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Fizzy, fuzzy art

Hang around USF's "Ultralounge" and you'll get the buzz on art that's trying to redefine itself.

Dave Hickey came to town and turned USF's Contemporary Art Museum inside out.

It was in the name of art, of course, or in this case, an art show called "Ultralounge."

What Hickey, a Las Vegas culture critic, did was to reverse the conventional museum in which dark art contrasts with white walls. Here, the walls are dark; the art is light and bright.

You know there's a difference even before you pass through the revolving door at the entry. Above it is the title of the show as if it belongs there permanently; to either side is a colorful, wavy polymer graphic covering the glass doors. It is the work of Jim Isermann, a Los Angeles-based artist who presents design as fine art.

The galleries simulate a cocktail lounge environment, dark, social and seductive, glitzy and plastic in a '70s kind of way. Performances have been scheduled for several nights (if you can't make them, pick them up on the Web site).

That's the concept Hickey wanted, to remove art from the "white cube," or traditional museum environment _ not that USF's Contemporary Art Museum's triangular galleries ever fit that description anyway.

On view are works by a dozen artists, mostly young, all but one from Las Vegas or Los Angeles. Originally assembled for the Nevada Institute for Contemporary Art a year ago, the exhibit has also appeared in a smaller version in Houston. USF's Contemporary Art Museum got the full treatment of 36 works.

Okay, we can forgo the museum environment; it is, after all, an 18th century convention. Maybe we ought to rearrange our art house stereotypes.

But why a cocktail lounge? As Hickey explains in his catalog essay, "the work in this exhibition . . . conceives the domain of art as an optimum social environment. . . . In the desert Southwest, where these artists live and work, that place is a lounge _ but not just any lounge, an ultralounge that never closes."

The "lounge" does not actually exist; there are no vinyl-covered stools against a bar with fluorescent lights to cross the line to functionality. It is social space in the context of art, in a gallery, referencing 1960s and '70s culture in a post-hip-hop way.

It continues the dialogue about "high art" (accepted by critics) and "low art" (understood by and popular with the masses). Hickey seeks to bring the two together into a "high popular art."

And what about the individual artworks? Do they matter?

Carrying forward the influence of Californians Ed Ruscha, Barbara Kruger, Lari Pittman and others, these artists have also gleaned inspiration from the decorative art of the 1960s through 1980s. Cynthia Chan fashions Peter Maxlike designs on odd-shaped canvases; Jane Callister and Christine Siemens work with vinyl and latex surfaces; Mary Warner paints perfect flowers on (yikes) black velvet.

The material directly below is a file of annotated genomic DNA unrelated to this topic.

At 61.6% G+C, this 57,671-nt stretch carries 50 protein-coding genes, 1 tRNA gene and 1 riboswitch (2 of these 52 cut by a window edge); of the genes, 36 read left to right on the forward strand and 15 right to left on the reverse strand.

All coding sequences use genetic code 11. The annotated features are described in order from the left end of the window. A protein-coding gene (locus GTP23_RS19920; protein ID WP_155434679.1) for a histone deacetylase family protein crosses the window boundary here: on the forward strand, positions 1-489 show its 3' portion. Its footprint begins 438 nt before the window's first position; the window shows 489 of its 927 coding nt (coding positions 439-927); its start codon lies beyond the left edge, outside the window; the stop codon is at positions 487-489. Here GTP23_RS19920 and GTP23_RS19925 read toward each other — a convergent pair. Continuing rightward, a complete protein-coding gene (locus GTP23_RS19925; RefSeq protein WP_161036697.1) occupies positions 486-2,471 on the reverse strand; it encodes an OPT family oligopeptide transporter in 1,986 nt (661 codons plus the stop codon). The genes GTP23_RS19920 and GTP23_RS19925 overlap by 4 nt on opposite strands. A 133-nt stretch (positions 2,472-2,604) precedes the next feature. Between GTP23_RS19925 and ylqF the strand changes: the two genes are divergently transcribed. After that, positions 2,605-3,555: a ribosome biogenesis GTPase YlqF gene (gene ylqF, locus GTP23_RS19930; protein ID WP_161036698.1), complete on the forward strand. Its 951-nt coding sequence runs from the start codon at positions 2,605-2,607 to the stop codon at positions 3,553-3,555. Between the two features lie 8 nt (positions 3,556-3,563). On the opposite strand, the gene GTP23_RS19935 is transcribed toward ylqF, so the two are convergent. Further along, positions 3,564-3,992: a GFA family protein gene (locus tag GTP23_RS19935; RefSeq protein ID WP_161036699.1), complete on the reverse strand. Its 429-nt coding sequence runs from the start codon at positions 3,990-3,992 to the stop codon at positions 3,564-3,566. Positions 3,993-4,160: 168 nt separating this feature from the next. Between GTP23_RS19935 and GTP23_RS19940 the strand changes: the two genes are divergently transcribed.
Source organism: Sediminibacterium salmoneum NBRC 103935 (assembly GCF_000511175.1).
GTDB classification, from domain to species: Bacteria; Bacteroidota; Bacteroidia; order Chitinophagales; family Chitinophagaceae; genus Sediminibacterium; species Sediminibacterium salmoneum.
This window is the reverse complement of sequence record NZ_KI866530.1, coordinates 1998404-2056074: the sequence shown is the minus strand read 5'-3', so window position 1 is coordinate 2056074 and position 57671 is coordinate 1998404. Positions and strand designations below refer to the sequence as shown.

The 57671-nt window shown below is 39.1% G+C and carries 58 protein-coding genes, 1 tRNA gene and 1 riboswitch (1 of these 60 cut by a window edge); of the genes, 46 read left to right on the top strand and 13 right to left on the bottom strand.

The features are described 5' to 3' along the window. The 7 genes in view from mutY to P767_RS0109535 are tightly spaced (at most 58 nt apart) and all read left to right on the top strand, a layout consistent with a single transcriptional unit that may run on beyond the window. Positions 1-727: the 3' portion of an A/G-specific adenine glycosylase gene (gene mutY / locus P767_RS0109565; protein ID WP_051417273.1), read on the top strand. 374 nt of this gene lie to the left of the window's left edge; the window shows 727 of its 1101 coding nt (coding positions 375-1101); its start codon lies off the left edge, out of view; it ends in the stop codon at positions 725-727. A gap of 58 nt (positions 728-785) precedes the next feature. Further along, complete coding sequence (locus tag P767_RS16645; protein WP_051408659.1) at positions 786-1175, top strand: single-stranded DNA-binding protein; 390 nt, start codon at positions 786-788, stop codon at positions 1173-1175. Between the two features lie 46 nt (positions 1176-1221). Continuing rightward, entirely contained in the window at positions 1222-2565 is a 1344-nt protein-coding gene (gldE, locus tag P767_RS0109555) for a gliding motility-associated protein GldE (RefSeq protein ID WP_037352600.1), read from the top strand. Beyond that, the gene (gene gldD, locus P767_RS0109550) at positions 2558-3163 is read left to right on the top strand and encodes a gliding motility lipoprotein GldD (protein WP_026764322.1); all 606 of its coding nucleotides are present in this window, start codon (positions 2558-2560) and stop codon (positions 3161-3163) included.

Phil Argent's luscious Dream Car 5, specked with mica, refers to two kinds of speed. It's one of the few works that can hold up under a little scrutiny.

If the show has a keynote artwork, it is Jennifer Steinkamp's untitled video projection, encouraging viewers to perform or interact as their shadows fall on the screen.

Tim Bavington gives hard-edge stripes a new take by painting them with an airbrush. Wayne Littlejohn assembles shells and marbles into conglomerates that look like Disney props. An artist who goes by the name "Yek" offers up some minimalism: three canvases of solid gradated color with glow-in-the-dark squiggles. The canvases curve forward at each corner. Pretty, but quickly boring.

Jack Hallberg's psychedelic "posters" glow in the dark and have titles like Buzz and Fizz. His catalog quote: "Come on! Would the guy who makes these paintings make a statement?"

The fact that he is making it in the art world is a statement in itself. Almost all the works in this show are intrinsically trivial. But because they are attracting notice, we need to know they are happening, and this show is a chance to immerse ourselves in them.

Hickey's whole giddy approach works, not because it is trying to move popular art up a notch, but because it so well reflects the L.A.-Vegas cultural scene.

At a glance

WHAT: Ultralounge: The Return of Social Space (with Cocktails)

WHERE: University of South Florida Contemporary Art Museum (USF CAM), W Holly Drive, University of South Florida, Tampa. Stop at campus information center for parking permit

WHEN: 10 a.m. to 5 p.m. Monday through Friday and 1 to 4 p.m. Saturday through March 3

COST: Free; parking $2

CATALOG: $15 plus tax

INFORMATION: (813) 974-2849 (recording); Web site

RELATED EVENTS: 7 to 11 p.m. Feb. 10 and 24: Music Mix. Matt Mikas & Erik Donaldson mix a selection of recorded music and live entertainment, free at the museum and broadcast live from the Web site. Free.